Today Facebook announced that they’ve updated their News Feed algorithm to account for time spent reading posts and diversity of page posts. In an effort to provide users with the most relevant stories, Facebook asks thousands of people each day to rate their experience, and provide feedback to help improve the content they see in their News Feed. They refer to this as their Feed Quality Program.
From this data, Facebook has learned that engagements – such as likes, comments, and shares – don’t always tell the whole story. For example, just because someone doesn’t engage with a post, it doesn’t necessarily mean that the content isn’t meaningful to the user.
In June of last year, Facebook started to measure time spent reading posts, regardless of whether or not a user opened an article or clicked on a link. Now Facebook is taking that one step further by measuring bounce rate. When a user clicks on an article, and then immediately returns to the News Feed, this tells Facebook that the article wasn’t what the user expected, based on the post content or headline.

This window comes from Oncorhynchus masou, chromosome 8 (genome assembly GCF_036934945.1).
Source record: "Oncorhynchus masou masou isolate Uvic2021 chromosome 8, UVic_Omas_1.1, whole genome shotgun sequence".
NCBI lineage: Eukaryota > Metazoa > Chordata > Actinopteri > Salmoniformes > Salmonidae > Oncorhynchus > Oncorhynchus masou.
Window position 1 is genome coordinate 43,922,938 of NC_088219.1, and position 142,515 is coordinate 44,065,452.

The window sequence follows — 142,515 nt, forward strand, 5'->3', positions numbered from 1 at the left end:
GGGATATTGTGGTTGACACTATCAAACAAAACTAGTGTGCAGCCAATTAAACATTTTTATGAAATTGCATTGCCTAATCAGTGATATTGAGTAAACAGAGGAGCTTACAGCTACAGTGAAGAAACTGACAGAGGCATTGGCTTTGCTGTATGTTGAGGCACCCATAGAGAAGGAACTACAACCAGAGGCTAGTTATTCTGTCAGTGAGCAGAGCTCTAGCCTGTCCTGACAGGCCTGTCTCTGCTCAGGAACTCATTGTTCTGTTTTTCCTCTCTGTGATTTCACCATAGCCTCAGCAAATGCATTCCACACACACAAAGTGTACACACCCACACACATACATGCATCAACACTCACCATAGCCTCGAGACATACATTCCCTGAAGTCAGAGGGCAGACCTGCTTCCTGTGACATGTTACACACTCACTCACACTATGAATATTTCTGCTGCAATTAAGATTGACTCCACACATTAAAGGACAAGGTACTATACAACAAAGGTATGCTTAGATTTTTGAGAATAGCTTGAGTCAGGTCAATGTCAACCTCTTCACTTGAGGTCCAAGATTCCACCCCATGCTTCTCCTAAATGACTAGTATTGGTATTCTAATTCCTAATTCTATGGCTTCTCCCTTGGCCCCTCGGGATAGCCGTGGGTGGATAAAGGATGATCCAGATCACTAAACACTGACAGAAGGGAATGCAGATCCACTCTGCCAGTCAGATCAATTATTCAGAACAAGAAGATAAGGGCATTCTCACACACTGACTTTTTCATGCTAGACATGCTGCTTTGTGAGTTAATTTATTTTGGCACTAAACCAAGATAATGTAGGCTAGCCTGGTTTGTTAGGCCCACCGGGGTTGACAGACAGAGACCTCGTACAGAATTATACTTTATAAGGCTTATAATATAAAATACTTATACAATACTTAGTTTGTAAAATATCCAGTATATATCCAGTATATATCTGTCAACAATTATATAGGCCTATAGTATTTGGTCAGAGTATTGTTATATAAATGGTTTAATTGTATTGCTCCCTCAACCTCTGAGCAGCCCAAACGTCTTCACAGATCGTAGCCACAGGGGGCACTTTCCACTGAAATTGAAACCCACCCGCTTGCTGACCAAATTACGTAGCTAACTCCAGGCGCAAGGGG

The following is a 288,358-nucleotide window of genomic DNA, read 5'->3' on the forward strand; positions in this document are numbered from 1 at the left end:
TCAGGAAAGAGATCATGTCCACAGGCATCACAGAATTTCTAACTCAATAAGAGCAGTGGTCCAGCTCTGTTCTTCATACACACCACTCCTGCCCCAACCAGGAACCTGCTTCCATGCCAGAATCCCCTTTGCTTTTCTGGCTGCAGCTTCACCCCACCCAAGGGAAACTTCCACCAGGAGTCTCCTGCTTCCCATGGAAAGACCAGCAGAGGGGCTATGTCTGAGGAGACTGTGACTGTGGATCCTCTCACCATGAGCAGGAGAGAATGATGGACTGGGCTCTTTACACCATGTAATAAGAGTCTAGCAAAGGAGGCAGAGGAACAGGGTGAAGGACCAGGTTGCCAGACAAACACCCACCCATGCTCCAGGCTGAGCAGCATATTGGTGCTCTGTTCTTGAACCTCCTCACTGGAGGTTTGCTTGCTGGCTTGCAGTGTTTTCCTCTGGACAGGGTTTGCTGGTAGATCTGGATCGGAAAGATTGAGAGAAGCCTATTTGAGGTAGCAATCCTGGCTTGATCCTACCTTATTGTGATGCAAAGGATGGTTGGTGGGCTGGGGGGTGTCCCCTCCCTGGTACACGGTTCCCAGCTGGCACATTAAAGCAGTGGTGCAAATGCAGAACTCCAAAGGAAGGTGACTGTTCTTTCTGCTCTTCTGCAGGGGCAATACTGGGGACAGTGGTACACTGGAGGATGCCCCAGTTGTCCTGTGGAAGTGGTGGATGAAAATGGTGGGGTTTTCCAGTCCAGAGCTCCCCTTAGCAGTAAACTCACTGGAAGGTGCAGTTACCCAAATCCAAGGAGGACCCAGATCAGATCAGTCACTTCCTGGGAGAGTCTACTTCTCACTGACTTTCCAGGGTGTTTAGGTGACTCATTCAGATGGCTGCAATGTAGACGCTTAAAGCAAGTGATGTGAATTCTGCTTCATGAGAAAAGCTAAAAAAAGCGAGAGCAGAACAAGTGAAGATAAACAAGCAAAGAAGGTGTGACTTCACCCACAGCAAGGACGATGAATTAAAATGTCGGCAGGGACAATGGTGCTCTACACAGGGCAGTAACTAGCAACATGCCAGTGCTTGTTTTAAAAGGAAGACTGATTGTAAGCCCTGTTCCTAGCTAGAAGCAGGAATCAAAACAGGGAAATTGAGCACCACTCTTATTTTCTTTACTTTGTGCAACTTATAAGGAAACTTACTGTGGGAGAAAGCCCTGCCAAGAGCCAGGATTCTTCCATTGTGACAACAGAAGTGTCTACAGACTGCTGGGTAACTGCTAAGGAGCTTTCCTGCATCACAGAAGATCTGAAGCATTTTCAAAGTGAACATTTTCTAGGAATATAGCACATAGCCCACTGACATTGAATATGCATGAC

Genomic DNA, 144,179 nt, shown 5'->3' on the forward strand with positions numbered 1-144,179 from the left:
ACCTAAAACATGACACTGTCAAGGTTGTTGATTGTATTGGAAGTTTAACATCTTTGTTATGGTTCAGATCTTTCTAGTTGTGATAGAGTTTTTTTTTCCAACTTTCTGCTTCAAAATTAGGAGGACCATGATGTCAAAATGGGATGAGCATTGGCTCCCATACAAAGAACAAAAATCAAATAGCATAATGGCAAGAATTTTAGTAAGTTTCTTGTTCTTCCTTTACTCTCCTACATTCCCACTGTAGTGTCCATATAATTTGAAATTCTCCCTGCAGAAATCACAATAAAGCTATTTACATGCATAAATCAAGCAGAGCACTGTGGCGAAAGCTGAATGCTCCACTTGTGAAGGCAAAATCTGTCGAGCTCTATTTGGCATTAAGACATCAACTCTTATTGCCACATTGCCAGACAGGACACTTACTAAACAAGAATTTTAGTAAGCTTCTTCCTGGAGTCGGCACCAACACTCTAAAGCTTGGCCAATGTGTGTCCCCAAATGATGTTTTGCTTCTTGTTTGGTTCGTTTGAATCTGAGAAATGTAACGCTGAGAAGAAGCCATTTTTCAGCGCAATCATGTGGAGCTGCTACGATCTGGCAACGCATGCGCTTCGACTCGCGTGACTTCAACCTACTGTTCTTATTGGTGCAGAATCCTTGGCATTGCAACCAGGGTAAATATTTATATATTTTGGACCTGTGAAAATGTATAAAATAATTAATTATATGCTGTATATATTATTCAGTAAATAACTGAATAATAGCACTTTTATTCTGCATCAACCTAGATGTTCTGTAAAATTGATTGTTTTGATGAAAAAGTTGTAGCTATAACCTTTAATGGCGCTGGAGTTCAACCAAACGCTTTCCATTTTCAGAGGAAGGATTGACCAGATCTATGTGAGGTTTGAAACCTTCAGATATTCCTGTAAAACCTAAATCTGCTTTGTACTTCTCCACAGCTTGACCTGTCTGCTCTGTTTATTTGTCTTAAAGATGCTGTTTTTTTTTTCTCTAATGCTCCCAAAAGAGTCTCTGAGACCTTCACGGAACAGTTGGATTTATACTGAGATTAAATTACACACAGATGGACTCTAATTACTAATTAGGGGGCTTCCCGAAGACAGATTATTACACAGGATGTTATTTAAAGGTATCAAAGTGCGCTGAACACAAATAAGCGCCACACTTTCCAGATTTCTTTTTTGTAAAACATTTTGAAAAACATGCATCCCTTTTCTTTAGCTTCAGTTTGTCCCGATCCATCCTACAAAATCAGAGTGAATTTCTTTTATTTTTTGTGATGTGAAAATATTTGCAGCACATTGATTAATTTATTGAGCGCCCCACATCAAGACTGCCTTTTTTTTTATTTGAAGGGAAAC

Facebook isn’t stopping there. Now they will also use this data to predict how likely a user is to click-through on a post, and how long they will spend reading the article. According to Facebook software engineer Moshe Blank, Facebook will account for article length, so as not to accidentally rank in-depth articles higher in the News Feed.
The other major change is that Facebook will start aiming for page post diversity. This means that Facebook will make it so users don’t see too many articles from the same source in their News Feed. This is similar to the efforts that Google made to prevent domain crowding in search results. This is good news for smaller businesses that are forced to compete with gorilla brands for organic exposure.
Facebook will continue rolling out this algorithm update over the next few weeks, and they expect only marginal gains and losses for pages. I would guess that this would have the biggest impact on companies that fall on the extremes of the spectrum. For more information on Facebook publishing best practices, check out Facebook’s official guidelines.